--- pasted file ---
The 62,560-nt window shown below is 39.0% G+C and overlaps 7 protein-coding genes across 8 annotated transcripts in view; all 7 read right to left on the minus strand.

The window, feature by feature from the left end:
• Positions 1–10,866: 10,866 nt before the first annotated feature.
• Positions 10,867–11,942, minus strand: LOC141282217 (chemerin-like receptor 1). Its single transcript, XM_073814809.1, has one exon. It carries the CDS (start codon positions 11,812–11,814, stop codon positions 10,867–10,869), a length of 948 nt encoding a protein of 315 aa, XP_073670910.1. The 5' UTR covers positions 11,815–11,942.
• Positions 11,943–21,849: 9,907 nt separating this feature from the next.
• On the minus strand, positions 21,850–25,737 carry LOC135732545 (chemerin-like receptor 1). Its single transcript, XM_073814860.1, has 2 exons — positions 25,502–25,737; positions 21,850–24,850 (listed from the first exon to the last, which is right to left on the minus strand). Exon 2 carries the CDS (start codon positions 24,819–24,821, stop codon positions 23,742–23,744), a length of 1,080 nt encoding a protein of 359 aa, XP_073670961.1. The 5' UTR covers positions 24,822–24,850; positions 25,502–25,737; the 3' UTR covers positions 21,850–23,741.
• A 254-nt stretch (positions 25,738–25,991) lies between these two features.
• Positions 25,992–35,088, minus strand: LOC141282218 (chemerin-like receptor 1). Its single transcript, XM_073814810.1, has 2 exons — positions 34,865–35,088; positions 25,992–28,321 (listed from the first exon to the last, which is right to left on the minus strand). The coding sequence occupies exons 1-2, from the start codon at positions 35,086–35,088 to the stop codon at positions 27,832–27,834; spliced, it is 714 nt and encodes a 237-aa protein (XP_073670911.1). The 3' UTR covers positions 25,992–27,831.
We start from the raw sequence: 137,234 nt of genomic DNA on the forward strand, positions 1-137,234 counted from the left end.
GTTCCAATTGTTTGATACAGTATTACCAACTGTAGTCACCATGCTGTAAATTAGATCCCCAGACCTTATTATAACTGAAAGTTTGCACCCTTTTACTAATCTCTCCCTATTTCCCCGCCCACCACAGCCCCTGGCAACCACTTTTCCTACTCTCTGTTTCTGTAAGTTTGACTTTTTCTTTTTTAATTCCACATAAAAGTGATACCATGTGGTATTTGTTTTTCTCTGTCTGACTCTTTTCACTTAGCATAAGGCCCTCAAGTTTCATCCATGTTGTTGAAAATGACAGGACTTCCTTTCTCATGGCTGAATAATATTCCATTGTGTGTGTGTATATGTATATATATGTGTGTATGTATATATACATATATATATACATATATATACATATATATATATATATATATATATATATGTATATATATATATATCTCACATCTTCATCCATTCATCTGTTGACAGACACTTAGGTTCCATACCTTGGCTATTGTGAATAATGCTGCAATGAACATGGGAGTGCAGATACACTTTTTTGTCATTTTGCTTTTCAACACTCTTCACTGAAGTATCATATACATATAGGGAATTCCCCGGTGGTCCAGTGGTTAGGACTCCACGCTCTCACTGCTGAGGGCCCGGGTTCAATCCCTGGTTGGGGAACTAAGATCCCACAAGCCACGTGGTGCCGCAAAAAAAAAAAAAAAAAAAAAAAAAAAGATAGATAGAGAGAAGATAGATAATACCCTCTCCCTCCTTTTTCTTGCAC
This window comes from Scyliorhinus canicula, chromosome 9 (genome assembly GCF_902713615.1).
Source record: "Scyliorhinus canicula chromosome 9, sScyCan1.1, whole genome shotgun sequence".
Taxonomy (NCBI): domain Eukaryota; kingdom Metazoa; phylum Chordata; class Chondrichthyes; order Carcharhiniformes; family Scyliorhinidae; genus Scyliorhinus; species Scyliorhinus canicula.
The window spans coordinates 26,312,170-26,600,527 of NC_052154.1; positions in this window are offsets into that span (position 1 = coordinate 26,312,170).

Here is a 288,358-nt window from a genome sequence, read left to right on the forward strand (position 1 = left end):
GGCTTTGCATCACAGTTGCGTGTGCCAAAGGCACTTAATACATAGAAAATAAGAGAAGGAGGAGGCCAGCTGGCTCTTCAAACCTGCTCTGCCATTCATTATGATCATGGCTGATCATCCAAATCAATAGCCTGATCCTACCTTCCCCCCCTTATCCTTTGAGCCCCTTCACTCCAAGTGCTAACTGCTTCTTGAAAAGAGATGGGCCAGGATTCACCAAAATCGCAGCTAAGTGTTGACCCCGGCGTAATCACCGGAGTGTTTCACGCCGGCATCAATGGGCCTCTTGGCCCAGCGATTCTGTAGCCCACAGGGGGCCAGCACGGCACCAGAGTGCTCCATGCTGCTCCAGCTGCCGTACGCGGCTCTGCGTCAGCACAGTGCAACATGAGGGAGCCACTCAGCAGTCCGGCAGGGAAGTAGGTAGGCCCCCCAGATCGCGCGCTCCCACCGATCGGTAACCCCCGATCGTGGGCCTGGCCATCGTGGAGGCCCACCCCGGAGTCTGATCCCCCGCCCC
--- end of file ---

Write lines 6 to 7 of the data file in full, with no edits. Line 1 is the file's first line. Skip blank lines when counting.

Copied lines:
• On the minus strand, positions 21,850–25,737 carry LOC135732545 (chemerin-like receptor 1). Its single transcript, XM_073814860.1, has 2 exons — positions 25,502–25,737; positions 21,850–24,850 (listed from the first exon to the last, which is right to left on the minus strand). Exon 2 carries the CDS (start codon positions 24,819–24,821, stop codon positions 23,742–23,744), a length of 1,080 nt encoding a protein of 359 aa, XP_073670961.1. The 5' UTR covers positions 24,822–24,850; positions 25,502–25,737; the 3' UTR covers positions 21,850–23,741.
• A 254-nt stretch (positions 25,738–25,991) lies between these two features.